Several insurers filed lawsuits, including Blue Cross Blue Shield of Vermont, Maine Community Health Options, LA Care Health Plan and Sanford Health Plan, according to Health Affairs. Common Ground Healthcare Cooperative led a class action lawsuit.

Insurers have also filed lawsuits to get payments promised through another ACA program, risk corridors. Under the three-year, budget neutral risk corridors program, the government was to take money from plans that had fewer higher risk beneficiaries and give the  funds to those that suffered losses in insuring higher risk consumers.

In making her decision Tuesday, Judge Kaplan cited a lawsuit brought by Moda Health Plan over risk corridor payments. In that case, the Federal Circuit Court said the government was obligated to make risk corridor payments to insurers.

But that case was overturned in mid-June, when a majority of a three-judge panel of the Court of Appeals for the Federal Circuit said the government did not have to pay health insurers the full amount owed to them in risk corridors payments.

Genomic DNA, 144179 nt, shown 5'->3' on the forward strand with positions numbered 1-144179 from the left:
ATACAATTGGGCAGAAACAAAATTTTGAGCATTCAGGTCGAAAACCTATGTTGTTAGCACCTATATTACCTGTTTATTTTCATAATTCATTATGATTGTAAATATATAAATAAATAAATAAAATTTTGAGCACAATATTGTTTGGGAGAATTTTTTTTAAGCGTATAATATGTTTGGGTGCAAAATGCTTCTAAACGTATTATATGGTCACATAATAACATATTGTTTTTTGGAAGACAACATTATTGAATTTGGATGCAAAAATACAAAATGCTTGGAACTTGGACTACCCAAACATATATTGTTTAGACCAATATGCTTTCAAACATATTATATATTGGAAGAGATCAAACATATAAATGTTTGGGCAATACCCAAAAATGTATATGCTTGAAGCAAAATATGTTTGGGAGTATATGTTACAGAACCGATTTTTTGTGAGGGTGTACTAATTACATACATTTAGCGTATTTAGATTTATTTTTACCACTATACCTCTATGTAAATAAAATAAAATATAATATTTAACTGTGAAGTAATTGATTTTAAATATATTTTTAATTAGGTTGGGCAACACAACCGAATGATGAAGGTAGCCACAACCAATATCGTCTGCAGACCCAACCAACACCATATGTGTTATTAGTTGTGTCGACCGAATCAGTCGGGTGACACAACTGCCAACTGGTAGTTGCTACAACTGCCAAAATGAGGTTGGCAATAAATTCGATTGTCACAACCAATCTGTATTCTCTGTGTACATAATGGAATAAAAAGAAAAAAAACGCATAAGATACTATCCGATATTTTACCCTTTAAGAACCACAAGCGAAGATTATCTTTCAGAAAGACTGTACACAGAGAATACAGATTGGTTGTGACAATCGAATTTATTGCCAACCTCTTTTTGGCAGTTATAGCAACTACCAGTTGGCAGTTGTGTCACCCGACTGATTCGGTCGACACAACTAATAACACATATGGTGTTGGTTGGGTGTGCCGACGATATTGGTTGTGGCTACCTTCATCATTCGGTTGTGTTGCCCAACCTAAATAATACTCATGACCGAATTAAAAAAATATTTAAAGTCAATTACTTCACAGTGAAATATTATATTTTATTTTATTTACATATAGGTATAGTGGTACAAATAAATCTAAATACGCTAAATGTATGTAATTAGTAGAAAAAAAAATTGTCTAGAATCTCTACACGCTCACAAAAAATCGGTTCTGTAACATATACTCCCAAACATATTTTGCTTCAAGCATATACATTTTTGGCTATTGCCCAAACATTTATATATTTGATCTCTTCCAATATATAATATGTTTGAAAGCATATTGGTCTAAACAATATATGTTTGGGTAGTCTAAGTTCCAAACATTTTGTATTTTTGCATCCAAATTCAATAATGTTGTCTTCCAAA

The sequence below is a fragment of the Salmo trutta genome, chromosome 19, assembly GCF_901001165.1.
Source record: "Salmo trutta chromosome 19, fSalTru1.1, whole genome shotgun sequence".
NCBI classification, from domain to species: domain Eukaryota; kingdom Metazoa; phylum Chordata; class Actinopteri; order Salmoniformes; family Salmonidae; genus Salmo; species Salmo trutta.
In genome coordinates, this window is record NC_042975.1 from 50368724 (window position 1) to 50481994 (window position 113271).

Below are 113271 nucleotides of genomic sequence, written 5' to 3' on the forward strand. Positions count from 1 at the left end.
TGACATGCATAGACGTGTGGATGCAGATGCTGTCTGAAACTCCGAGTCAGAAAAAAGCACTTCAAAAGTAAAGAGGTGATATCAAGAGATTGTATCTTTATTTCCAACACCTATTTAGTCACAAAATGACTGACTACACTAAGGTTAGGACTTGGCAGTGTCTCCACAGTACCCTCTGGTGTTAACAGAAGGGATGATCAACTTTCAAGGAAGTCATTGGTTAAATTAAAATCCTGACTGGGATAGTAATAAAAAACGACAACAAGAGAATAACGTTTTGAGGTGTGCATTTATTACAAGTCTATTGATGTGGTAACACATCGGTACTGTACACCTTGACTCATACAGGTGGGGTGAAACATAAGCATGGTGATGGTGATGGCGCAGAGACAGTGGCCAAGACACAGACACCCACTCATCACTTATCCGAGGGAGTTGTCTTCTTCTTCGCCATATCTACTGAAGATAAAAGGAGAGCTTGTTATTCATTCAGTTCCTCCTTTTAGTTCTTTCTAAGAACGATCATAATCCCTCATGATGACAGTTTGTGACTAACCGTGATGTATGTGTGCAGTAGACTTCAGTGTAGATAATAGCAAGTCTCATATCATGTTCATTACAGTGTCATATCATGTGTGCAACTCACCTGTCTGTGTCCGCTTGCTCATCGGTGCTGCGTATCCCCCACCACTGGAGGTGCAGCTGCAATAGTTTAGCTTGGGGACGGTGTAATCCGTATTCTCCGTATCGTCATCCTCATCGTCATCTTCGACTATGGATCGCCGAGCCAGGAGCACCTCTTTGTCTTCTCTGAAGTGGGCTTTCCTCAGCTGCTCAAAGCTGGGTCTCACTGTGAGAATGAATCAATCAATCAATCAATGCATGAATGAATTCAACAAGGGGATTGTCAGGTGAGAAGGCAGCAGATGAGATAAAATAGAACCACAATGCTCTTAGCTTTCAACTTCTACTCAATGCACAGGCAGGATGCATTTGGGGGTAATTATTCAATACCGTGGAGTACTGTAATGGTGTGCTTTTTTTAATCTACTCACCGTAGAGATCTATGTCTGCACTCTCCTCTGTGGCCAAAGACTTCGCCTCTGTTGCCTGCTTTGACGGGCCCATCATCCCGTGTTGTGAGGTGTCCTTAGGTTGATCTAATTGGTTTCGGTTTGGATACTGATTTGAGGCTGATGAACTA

Federal appeals court says HHS doesn’t have to make ACA risk corridor payments

Legal Review

A federal appeals court ruled the federal government does not have to make risk corridor payments, dealing a blow to insurers that claim they are owed billions in payments under the Affordable Care Act.

In a closely watched case brought by Moda Health Plans, the three-judge panel for the United States Court of Appeals for the Federal Circuit reversed a decision by the Court of Federal Claims, ruling that the Department of Health and Human Services is not obligated to make risk corridor payments to insurers under the ACA.